Chemistry: The Central Science (13th Edition)

Published by Prentice Hall
ISBN 10: 0321910419
ISBN 13: 978-0-32191-041-7

Chapter 7 - Periodic Properties of the Elements - Exercises - Page 292: 7.28c


$$Fe\gt Fe^{2+}\gt Fe^{3+}$$ The radii of $Fe$ is larger than those of $Fe^{2+}$ and $Fe^{3+}$ since cations are smaller than the corresponding neutral atoms. The radii of $Fe^{2+}$ is larger than that of $Fe^{3+}$ since it has more electrons, so there is more electron-electron repulsion to screen the attraction from the nucleus.

Work Step by Step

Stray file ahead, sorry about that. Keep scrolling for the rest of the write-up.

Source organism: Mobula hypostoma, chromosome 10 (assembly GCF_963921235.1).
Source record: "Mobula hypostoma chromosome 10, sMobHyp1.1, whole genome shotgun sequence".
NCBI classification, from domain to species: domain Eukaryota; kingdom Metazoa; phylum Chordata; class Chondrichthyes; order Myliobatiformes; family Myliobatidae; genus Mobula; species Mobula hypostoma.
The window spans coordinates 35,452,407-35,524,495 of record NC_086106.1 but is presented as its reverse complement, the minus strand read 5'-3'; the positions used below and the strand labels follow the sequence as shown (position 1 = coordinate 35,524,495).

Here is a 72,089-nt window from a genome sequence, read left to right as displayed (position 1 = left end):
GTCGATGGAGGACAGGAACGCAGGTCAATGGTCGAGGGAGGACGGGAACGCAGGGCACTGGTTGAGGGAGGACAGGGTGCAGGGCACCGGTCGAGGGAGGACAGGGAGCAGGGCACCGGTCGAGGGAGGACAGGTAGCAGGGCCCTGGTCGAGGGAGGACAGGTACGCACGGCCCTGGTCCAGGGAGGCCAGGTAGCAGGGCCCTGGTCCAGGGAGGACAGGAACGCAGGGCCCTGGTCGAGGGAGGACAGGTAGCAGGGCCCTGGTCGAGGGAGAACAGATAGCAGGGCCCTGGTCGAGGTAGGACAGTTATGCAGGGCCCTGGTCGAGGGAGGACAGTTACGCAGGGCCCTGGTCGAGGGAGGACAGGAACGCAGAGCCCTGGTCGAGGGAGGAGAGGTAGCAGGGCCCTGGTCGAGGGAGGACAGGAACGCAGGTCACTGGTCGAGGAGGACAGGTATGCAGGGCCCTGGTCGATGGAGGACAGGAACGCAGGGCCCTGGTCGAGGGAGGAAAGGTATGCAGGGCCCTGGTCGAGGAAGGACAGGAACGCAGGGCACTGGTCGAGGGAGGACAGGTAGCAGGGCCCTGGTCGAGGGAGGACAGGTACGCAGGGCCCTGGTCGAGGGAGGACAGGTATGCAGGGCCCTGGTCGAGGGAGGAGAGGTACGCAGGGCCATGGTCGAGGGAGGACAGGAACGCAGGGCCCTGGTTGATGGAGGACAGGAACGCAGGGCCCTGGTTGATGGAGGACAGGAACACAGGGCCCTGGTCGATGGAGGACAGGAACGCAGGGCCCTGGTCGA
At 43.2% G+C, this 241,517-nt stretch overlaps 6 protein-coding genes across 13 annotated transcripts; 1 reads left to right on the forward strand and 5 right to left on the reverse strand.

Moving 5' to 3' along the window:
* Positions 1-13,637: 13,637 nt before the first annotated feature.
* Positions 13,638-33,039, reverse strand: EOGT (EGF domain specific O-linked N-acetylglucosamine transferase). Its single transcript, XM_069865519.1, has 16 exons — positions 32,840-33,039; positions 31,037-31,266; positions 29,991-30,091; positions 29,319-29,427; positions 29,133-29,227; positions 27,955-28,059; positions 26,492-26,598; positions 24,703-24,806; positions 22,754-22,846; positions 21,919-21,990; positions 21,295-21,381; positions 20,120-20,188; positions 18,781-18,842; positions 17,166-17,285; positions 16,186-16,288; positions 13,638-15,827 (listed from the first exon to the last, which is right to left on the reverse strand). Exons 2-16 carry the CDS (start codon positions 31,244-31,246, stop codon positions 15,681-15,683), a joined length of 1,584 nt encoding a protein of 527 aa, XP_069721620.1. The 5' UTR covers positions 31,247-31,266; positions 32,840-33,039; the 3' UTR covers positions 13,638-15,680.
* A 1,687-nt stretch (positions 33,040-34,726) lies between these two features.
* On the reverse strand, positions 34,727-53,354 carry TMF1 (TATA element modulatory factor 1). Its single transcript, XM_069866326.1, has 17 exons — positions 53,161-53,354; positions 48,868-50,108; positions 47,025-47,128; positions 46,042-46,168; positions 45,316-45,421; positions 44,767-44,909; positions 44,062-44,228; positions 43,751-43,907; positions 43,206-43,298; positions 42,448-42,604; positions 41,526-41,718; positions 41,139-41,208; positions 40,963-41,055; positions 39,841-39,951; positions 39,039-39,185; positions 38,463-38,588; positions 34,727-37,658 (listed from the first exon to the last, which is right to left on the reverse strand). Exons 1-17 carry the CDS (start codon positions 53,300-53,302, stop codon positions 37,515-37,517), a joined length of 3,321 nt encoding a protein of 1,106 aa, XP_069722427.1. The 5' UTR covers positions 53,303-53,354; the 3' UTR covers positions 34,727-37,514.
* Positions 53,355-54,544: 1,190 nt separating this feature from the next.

$$Fe\gt Fe^{2+}\gt Fe^{3+}$$ Cations have fewer electrons than their corresponding neutral atoms, but still have the same nuclear charge. That means in cations, there is less electron-electron repulsion, making the electrons more attracted to the nucleus and as a result, move closer to the nucleus. Therefore, cations are smaller than their corresponding neutral atoms. That explains why the radii of $Fe$ is larger than the radii of $Fe^{2+}$ and $Fe^{3+}$. $Fe$ has 26 electrons. In the case of $Fe^{2+}$, only 2 electrons are removed, leaving back 24 electrons. In the case of $Fe^{3+}$, 3 electrons are removed, leaving back 23 electrons. 24 electrons would have more electron-electron repulsions than 23 electrons. That means $Fe^{2+}$ would be less attracted to the nucleus than $Fe^{3+}$, due to its having more electron-electron repulsions to screen the attraction. As a result, the radii of $Fe^{2+}$ would be larger than the radii of $Fe^{3+}$.
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